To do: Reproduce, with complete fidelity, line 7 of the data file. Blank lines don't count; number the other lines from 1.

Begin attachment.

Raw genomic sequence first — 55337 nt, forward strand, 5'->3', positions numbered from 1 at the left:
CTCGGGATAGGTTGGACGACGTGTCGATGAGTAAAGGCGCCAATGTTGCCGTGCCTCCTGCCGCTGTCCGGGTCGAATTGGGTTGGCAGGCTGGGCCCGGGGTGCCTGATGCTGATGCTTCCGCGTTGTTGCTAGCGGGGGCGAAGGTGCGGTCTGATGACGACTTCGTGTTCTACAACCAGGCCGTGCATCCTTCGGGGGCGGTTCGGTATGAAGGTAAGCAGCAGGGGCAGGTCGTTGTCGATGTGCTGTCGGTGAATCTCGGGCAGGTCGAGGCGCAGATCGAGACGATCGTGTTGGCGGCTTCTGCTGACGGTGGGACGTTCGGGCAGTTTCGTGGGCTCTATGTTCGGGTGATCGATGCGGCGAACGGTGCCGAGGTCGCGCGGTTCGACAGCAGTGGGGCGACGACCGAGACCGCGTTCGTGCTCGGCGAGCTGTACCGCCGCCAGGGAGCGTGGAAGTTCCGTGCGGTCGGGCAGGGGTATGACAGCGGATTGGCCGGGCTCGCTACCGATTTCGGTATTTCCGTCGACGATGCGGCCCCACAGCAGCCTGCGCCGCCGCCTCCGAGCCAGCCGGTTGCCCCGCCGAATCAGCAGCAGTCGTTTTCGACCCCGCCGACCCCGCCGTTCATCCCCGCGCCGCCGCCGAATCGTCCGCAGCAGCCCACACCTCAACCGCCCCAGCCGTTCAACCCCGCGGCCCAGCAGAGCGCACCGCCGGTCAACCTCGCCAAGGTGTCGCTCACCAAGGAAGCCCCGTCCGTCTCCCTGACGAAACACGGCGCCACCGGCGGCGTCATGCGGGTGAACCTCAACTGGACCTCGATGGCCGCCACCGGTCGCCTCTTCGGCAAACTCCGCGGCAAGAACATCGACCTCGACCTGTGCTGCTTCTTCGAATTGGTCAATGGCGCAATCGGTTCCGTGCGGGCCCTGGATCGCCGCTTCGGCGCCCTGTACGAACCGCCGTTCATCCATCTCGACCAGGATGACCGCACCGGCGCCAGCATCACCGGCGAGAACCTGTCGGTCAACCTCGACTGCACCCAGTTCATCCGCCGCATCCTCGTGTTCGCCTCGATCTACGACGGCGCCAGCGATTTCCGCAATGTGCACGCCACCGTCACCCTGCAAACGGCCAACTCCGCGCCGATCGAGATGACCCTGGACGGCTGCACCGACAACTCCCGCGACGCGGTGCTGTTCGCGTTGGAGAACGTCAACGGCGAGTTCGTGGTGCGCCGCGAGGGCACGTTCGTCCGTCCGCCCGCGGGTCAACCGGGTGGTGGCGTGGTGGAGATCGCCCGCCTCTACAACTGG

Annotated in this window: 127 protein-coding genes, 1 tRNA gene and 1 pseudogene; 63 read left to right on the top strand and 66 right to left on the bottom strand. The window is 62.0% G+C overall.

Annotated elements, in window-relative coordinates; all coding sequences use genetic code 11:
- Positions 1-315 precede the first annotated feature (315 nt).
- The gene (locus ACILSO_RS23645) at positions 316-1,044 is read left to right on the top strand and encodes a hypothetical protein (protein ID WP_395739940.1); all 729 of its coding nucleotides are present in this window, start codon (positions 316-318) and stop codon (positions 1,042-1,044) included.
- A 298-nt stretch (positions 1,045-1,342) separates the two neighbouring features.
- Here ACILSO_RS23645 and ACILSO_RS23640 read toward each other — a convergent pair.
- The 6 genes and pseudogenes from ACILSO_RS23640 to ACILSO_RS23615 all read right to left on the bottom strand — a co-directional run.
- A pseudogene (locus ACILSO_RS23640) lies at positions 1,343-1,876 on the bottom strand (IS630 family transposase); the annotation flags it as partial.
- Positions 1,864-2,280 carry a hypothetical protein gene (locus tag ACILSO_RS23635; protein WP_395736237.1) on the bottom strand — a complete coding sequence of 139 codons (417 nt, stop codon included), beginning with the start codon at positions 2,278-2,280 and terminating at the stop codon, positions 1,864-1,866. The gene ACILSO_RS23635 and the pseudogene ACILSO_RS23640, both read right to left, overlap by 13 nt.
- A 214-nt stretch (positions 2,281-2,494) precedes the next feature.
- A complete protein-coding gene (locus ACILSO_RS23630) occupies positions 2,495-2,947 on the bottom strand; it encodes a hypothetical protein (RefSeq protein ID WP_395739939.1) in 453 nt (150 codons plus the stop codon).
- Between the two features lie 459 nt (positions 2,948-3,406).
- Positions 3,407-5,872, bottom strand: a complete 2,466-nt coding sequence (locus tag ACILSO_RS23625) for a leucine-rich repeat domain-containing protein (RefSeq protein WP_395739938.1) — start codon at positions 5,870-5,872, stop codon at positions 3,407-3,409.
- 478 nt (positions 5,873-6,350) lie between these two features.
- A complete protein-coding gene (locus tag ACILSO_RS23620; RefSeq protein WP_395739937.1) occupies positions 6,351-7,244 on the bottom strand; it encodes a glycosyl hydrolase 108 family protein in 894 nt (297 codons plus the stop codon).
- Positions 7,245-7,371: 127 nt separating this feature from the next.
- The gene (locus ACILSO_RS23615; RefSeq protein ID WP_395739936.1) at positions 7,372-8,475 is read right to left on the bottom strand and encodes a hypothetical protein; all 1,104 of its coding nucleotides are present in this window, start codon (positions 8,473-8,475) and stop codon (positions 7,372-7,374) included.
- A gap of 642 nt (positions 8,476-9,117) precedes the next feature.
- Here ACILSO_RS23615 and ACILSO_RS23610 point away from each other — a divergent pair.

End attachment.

- A 298-nt stretch (positions 1,045-1,342) separates the two neighbouring features.